The rack adop­tion pro­gramme has proved pop­u­lar with peo­ple from all walks of life, es­pe­cially fam­i­lies, who see it as a good way for grand­par­ents and chil­dren to bond. Eng says, “When they’re here for the first time, we teach them how to sow and har­vest, and dis­pose of com­post that we later re­cy­cle. The fol­low­ing week, they can do it them­selves. We give them their own ac­cess code to ac­cess the racks. We even have a lady who comes to grow

wheat­grass and sun­flower mi­cro­greens for her rab­bits.”

LOVED BY RESTAU­RANTS

Apart from en­thu­si­asts, her racks have found favour with some of the top chefs in town as well. Over 10 es­tab­lish­ments in Sin­ga­pore such as BAM!, Can­dlenut, Cor­ner House, Seafood Par­adise and the ilLido Group of Restau­rants and Bars are adopt­ing racks with her. She says some of the ear­li­est ones to ap­proach her were restau­rants like Odette, White Rab­bit and White­grass, who were ex­cited about the con­cept of us­ing lo­cal pro­duce that was freshly har­vested.

“We usu­ally start by telling the chefs what’s pos­si­ble to grow on these racks. They come and taste to see what’s suit­able for their dishes. Pop­u­lar items are mi­cro cel­ery, sun­flower shoots, pea shoots−be­cause they are cute, frilly and artis­tic so the chefs like to use them for their plat­ing−and red ama­ranth, which are cute and small. It de­pends on the sea­son as well. In Spring, pea shoots are pop­u­lar, while in Au­tumn, it’s red­der greens like beets or red ama­ranth. The chefs come fre­quently to un­der­stand what they can use. We work very closely to­gether.”

Through the years, Eng has even got a good han­dle on pref­er­ences that some of the chefs have. “For ex­am­ple, White­grass’ chef Sam likes white things. To go with the restau­rant. And he likes re­ally small, del­i­cate, fine things like red ama­ranth and mi­cro fen­nel. And chef Ja­son from Cor­ner House likes in­ter­est­ing colours. We have this red ama­ranth that turns pink­ish when it’s big­ger. He likes to grow it big­ger when the colour

“WE USU­ALLY START BY TELLING THE CHEFS WHAT’S POS­SI­BLE TO GROW ON THESE RACKS. THEY COME AND TASTE TO SEE WHAT’S SUIT­ABLE FOR THEIR DISHES. POP­U­LAR ITEMS ARE MI­CRO CEL­ERY, SUN­FLOWER SHOOTS, PEA SHOOTS AND RED AMA­RANTH.”

be­comes vi­brant pink. This means har­vest­ing them later, at 1-2 months ver­sus the usual one to two weeks.”

HERE TO STAY

Though sev­eral play­ers with sim­i­lar in­ter­ests to Pocket Greens have en­tered the mar­ket since 2009, Eng says this is good for de­vel­op­ing an ur­ban farm­ing cul­ture in Sin­ga­pore. Each provider has their own strengths. In her case, she is grate­ful that the busi­ness is on the up­trend. “Rev­enue is grow­ing. From day one to now, we have been prof­itable. But we do have to keep on find­ing dif­fer­ent streams, be they work­shops, re­tail or projects.”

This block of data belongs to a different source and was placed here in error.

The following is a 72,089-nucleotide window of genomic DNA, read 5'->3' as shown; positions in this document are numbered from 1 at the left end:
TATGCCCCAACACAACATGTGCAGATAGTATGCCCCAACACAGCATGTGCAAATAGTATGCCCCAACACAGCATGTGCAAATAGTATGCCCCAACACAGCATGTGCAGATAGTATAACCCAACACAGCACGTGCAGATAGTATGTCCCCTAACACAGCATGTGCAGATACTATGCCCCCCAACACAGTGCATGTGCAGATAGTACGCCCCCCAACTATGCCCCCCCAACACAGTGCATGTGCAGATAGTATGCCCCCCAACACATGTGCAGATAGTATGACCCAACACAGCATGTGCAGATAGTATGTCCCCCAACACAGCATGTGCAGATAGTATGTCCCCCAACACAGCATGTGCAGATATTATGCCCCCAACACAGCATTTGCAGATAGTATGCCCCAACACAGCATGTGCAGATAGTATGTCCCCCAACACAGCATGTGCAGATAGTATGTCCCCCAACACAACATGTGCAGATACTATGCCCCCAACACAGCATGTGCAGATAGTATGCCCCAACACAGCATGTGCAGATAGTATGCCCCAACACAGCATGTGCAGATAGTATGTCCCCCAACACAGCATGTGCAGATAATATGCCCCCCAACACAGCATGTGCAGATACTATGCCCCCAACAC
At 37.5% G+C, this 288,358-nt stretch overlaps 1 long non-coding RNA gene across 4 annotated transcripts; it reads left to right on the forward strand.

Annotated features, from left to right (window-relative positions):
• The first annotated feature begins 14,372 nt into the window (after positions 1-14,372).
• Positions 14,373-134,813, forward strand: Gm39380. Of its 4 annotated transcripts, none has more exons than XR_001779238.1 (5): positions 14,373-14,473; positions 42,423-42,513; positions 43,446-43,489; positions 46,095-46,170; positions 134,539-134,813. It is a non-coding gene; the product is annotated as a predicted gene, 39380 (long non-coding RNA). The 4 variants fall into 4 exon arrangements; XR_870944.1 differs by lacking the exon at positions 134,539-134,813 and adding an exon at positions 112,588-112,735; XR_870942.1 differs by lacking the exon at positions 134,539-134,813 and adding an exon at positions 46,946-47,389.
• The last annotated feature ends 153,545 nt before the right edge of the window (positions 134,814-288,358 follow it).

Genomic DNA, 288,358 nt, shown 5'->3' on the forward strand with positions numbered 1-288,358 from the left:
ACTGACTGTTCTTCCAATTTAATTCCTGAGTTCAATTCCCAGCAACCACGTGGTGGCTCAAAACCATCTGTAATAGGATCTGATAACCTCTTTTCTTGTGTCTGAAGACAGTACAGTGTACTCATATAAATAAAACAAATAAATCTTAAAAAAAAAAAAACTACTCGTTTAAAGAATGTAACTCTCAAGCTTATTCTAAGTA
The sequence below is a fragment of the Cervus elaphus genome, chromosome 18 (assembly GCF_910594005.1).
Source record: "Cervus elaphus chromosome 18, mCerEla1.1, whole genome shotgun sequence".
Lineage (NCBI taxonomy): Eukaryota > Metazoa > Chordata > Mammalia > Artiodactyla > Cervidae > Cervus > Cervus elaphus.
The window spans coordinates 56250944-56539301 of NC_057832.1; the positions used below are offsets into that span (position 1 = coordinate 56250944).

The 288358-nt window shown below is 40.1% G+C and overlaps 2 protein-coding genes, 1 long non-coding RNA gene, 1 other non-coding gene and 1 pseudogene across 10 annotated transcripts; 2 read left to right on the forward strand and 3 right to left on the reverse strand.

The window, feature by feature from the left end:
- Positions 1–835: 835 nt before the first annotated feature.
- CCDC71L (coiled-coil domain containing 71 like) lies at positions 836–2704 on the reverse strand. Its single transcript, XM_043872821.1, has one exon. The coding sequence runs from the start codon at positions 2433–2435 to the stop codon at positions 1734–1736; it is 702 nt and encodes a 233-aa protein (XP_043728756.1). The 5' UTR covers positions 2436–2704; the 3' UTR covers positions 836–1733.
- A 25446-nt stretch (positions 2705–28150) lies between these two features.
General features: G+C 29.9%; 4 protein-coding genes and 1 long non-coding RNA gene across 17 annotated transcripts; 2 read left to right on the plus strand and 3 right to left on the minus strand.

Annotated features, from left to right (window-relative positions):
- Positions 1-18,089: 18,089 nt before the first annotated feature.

A re­cent project she found in­ter­est­ing and re­ward­ing was set­ting up a rooftop ed­i­ble gar­den for a new condo in Jurong. An­other was launch­ing a Trav­el­ling Farm se­ries, bring­ing the farm to the peo­ple by way of seeds, gar­den­ing equip­ment and classes— held in a re-mod­elled ship­ping con­tainer of course. Ro­tat­ing in three-month pe­ri­ods be­tween three lo­ca­tions, Bougainvil­lea Park, Raf­fles Place and Dhoby Ghaut, the Trav­el­ling Farm is next at Bougainvil­lea Park from Septem­ber. Apart from these projects, Eng says their plan has al­ways been to have satel­lite farms in dif­fer­ent parts of Sin­ga­pore, so she is pre­par­ing one to be launched soon in the Ang Mo Kio area. “We haven’t fig­ured out the busi­ness model yet, but that plot will still be used to grow ed­i­bles and give back to so­ci­ety along the way.”

Her plate seems to be full, but with a con­stant stream of op­tions that can pique the hob­by­ist’s in­ter­est, will farm-to-plate be a pass­ing fad? Eng says, “It starts as a trend, but peo­ple may get hooked. Once you start de­riv­ing a sat­is­fac­tion from it, and you pick up a skill, you don’t for­get it. And it ap­peals to dif­fer­ent age groups. Par­ents want to teach their chil­dren, so they will want to show a good ex­am­ple. Chil­dren cul­ti­vate an in­ter­est if they learn from a young age. Re­tirees may want to kill time or start to eat more healthily. And I do see a lot of young peo­ple get­ting in­ter­ested in grow­ing their own food at events such as NPark’s Gar­den­ers’ Day Out. So I think this in­ter­est and cu­rios­ity won’t die down. It will con­tinue.” Judg­ing by her track record of mak­ing good calls, we tend to think she will be proven right.